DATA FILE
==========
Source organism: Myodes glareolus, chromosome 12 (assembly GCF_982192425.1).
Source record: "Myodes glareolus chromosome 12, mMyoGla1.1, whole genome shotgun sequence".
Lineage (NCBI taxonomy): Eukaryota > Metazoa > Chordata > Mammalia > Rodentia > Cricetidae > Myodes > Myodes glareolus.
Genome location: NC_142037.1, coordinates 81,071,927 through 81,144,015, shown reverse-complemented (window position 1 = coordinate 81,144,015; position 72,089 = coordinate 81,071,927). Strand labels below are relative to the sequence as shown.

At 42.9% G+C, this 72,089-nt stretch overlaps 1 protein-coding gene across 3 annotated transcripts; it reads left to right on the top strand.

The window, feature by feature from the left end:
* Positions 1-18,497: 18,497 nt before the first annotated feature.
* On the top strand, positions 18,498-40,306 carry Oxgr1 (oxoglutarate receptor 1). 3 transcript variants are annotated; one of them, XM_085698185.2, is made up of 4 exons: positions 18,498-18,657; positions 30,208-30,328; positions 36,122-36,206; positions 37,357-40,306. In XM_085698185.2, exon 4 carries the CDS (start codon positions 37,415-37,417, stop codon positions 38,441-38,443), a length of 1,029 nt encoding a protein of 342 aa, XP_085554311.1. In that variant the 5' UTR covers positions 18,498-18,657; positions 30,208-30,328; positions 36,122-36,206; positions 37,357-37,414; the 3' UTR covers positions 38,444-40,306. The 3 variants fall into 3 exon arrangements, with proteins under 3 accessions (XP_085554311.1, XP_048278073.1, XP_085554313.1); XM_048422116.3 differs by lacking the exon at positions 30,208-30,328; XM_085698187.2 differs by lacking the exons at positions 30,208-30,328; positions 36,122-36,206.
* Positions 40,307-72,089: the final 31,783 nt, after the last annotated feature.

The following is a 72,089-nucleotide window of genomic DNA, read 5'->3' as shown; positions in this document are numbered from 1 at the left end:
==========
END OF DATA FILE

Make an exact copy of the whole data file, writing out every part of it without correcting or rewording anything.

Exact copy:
Source organism: Myodes glareolus, chromosome 12 (assembly GCF_982192425.1).
Source record: "Myodes glareolus chromosome 12, mMyoGla1.1, whole genome shotgun sequence".
Lineage (NCBI taxonomy): Eukaryota > Metazoa > Chordata > Mammalia > Rodentia > Cricetidae > Myodes > Myodes glareolus.
Genome location: NC_142037.1, coordinates 81,071,927 through 81,144,015, shown reverse-complemented (window position 1 = coordinate 81,144,015; position 72,089 = coordinate 81,071,927). Strand labels below are relative to the sequence as shown.

At 42.9% G+C, this 72,089-nt stretch overlaps 1 protein-coding gene across 3 annotated transcripts; it reads left to right on the top strand.

The window, feature by feature from the left end:
* Positions 1-18,497: 18,497 nt before the first annotated feature.
* On the top strand, positions 18,498-40,306 carry Oxgr1 (oxoglutarate receptor 1). 3 transcript variants are annotated; one of them, XM_085698185.2, is made up of 4 exons: positions 18,498-18,657; positions 30,208-30,328; positions 36,122-36,206; positions 37,357-40,306. In XM_085698185.2, exon 4 carries the CDS (start codon positions 37,415-37,417, stop codon positions 38,441-38,443), a length of 1,029 nt encoding a protein of 342 aa, XP_085554311.1. In that variant the 5' UTR covers positions 18,498-18,657; positions 30,208-30,328; positions 36,122-36,206; positions 37,357-37,414; the 3' UTR covers positions 38,444-40,306. The 3 variants fall into 3 exon arrangements, with proteins under 3 accessions (XP_085554311.1, XP_048278073.1, XP_085554313.1); XM_048422116.3 differs by lacking the exon at positions 30,208-30,328; XM_085698187.2 differs by lacking the exons at positions 30,208-30,328; positions 36,122-36,206.
* Positions 40,307-72,089: the final 31,783 nt, after the last annotated feature.

The following is a 72,089-nucleotide window of genomic DNA, read 5'->3' as shown; positions in this document are numbered from 1 at the left end: